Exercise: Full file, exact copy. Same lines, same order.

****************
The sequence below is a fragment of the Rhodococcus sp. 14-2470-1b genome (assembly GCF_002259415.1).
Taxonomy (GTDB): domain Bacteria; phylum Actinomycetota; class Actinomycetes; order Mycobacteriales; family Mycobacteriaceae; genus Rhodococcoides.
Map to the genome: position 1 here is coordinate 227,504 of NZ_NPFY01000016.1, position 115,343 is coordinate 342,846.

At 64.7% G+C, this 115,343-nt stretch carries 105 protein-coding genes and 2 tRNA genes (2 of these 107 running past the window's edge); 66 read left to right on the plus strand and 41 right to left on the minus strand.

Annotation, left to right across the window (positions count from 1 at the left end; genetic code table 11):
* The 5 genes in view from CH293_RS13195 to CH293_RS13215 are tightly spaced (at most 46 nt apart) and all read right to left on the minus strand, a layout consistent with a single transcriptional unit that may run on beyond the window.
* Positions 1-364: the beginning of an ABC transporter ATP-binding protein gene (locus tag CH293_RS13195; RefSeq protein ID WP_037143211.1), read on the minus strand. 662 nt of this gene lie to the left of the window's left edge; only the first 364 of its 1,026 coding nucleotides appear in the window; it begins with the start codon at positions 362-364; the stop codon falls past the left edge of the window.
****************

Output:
The sequence below is a fragment of the Rhodococcus sp. 14-2470-1b genome (assembly GCF_002259415.1).
Taxonomy (GTDB): domain Bacteria; phylum Actinomycetota; class Actinomycetes; order Mycobacteriales; family Mycobacteriaceae; genus Rhodococcoides.
Map to the genome: position 1 here is coordinate 227,504 of NZ_NPFY01000016.1, position 115,343 is coordinate 342,846.

At 64.7% G+C, this 115,343-nt stretch carries 105 protein-coding genes and 2 tRNA genes (2 of these 107 running past the window's edge); 66 read left to right on the plus strand and 41 right to left on the minus strand.

Annotation, left to right across the window (positions count from 1 at the left end; genetic code table 11):
* The 5 genes in view from CH293_RS13195 to CH293_RS13215 are tightly spaced (at most 46 nt apart) and all read right to left on the minus strand, a layout consistent with a single transcriptional unit that may run on beyond the window.
* Positions 1-364: the beginning of an ABC transporter ATP-binding protein gene (locus tag CH293_RS13195; RefSeq protein ID WP_037143211.1), read on the minus strand. 662 nt of this gene lie to the left of the window's left edge; only the first 364 of its 1,026 coding nucleotides appear in the window; it begins with the start codon at positions 362-364; the stop codon falls past the left edge of the window.